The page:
Sustainability is not just about electric cars, solar panels and recycling. In Mesa, sustainability encompasses a vast range of concerns, extending from education to economic development and public health.
City of Mesa Development Services Director Christine Zielonka addressed the subject as part of a four-person expert panel at the SRP 2017 Forum, which focused on sustainability and development in the East Valley. Salt River Project hosted the event along with the East Valley Partnership.
The panel also included Steve Betts, senior advisor to the Holualoa Companies and Hines Development; Marc Campbell, manager, Sustainability Policy and Programs at Salt River Project; and Steve Sossaman of Sossaman Farms.
Zielonka focused her opening remarks on city leadership’s top-down approach to developing a resilient economy that can help sustainability grow over time. She noted that getting residents to buy into the program is imperative, though the biggest challenge comes from the development community.
“One of our biggest challenges … is getting developers to get on board with the concept of a more resilient economy,” Zielonka said.
She went on to discuss the ways the city has attempted for the past decade to attract jobs to help residents avoid long commutes to other cities for work and has had difficulties bringing developer partners to the table.
Betts, an experienced developer, agreed. However, he does see this paradigm shifting in the post-recession economy as developers rethink their standard economic model to focus less on home building and “building outward” and directing more resources toward infill development, building inward and upward and creating walkable urban spaces.
“This (recession) was different,” Betts said. “I think this one was so severe, and for Arizona and the Valley it was so severe, that it caused all of us to rethink a little bit how we grow and how we build.”
Infill projects provide a variety of advantages for developers and communities. Namely, they take advantage of existing infrastructure at a time when developers do not have the funds to build new infrastructure, Betts said.
Grady Gammage Jr., who delivered the event’s keynote address and moderated the panel, asked how cities like Mesa can deal with “shopping centers that are dying” as a result of many forms of retail moving to the Internet.
“I think you get really creative and really flexible,” Zielonka said. “You find ways, not necessarily just by putting money on the table, to incentivize the reuse of those buildings.”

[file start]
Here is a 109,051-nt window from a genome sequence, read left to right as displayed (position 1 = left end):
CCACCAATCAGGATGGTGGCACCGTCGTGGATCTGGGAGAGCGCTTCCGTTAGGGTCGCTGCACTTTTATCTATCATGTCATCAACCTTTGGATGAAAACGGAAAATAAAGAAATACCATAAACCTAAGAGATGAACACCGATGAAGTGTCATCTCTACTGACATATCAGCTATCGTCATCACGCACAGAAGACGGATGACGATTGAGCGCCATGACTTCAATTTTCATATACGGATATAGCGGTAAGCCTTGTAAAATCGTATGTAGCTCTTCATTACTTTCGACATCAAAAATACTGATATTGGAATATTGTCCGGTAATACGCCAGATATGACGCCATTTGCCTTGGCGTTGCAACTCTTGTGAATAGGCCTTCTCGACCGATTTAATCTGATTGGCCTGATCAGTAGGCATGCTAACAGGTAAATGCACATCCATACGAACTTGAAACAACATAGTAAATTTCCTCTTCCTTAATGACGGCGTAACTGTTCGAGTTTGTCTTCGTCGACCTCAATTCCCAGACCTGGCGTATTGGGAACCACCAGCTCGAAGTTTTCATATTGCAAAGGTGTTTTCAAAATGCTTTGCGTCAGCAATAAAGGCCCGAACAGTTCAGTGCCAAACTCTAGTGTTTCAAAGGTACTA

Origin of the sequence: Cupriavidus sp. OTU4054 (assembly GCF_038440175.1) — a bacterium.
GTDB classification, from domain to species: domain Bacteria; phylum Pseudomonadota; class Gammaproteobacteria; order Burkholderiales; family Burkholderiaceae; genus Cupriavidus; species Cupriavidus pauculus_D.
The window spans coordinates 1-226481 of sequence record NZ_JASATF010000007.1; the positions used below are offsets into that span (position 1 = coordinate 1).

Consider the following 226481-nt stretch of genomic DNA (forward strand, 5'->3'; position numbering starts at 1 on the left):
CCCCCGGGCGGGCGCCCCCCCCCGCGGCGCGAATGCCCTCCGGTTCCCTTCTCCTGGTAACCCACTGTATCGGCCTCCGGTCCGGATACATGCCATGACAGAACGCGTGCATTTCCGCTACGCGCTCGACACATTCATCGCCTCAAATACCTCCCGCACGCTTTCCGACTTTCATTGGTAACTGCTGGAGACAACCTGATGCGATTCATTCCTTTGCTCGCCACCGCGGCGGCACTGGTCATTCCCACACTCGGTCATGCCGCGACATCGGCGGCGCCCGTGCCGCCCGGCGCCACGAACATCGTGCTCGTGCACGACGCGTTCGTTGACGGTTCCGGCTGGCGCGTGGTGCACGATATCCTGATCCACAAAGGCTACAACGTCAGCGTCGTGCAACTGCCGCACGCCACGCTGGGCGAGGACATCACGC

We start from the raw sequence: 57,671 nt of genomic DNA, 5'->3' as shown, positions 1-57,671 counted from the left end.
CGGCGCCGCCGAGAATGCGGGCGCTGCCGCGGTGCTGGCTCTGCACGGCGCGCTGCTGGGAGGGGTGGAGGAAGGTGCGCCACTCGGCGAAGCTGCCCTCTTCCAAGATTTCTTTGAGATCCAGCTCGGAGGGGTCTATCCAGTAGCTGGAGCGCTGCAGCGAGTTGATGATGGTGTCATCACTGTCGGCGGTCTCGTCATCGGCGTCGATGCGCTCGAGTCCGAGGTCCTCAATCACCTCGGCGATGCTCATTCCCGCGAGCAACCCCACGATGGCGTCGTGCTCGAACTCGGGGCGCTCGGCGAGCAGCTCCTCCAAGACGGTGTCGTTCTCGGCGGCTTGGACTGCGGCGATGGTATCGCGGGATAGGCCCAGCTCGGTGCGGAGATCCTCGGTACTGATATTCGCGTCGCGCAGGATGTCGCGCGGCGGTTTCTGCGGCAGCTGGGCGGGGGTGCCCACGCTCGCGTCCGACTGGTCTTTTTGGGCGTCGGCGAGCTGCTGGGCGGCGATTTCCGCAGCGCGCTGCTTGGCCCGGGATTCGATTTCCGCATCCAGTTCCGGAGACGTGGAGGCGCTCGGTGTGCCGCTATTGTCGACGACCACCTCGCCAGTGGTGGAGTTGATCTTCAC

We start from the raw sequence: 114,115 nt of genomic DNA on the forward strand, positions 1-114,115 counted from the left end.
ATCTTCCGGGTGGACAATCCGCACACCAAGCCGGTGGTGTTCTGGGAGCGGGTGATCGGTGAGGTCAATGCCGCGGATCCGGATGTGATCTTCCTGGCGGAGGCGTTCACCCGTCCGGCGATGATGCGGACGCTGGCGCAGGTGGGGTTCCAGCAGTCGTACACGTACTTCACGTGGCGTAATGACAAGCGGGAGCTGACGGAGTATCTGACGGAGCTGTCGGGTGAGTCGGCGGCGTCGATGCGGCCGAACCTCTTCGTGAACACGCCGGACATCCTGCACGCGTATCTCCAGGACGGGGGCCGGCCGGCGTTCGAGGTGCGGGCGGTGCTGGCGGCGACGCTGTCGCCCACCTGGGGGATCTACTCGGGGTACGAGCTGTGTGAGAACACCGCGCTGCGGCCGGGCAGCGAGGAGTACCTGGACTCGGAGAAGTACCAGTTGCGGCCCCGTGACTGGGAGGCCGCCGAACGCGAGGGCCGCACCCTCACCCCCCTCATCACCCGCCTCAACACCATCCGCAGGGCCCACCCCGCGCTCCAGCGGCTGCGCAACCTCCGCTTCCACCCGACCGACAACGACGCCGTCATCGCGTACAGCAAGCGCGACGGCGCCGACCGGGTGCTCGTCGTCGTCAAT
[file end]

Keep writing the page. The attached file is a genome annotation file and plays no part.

Those methods include revisiting building codes to remove or modify prohibitive regulations. The city worked with Ross, Dollar General and other retailers that will occupy the old Kmart building at Main and Lindsay Streets to develop a phased-in approach to some improvements to avoid prohibitive costs that could have doomed the deal. Mesa City Council recently approved a development agreement for that site.
Two major examples of adaptive reuse success in Mesa are Santander and Benedictine University. Santander occupies a once-empty big box store on Southern Avenue. The company revamped the interior and made façade improvements to convert the space to support office operations.
Benedictine University worked with the city to completely revamp the former South Side Hospital site. Since that time, the campus has exceeded growth projections and is looking for additional space, Zielonka said.
In what could become the city’s most dynamic infill project, the Fiesta Mall site recently sold to Dimension Financial & Realty Investments, which plans to redevelop the space into a higher-education space complete with housing, food and retail options to support the potential influx of students.
Another way the city attracts business is focusing on the “quality and speed” of how business gets done, Zielonka said. One example of this is the city’s interactions with Apple, which chose to turn its 1.3-million-square-foot facility on the Elliot Road Technology Corridor into a global command center after the previous tenant, an Apple supplier, went out of business.
Apple chose to continue working with Mesa, in part due to ease of doing business with the city, Zielonka said. For instance, Mesa allowed Apple to start a phased occupancy of the facility while it continued to make upgrades to the building.
Despite the buy-in from city leadership and SRP, the city faces challenges. One such barrier is education.
“The thing I get pushback on a lot is our education system,” Betts said. “They keep hearing a lot about the fact that we’re down here at 48th or 49th (ranked) in terms of our education system, so I oftentimes have to defend that.”
Betts went on to note that industry professionals he interacts with are impressed by Arizona’s university and community college systems.
Still, Zielonka recognizes that Mesa must show prospective employers that there is a political commitment to education in Arizona.
“When you look at high-tech companies, they want high-tech kids,” Zielonka said.
In addition to education, jobs and development, Zielonka also made a point to signal public health as a key cog in Mesa’s sustainable development. She emphasized the need to create recreational spaces for residents and promote healthy living.
“How do you provide those opportunities for people to have a healthy lifestyle – to have healthy air, to have clean water?” Zielonka said.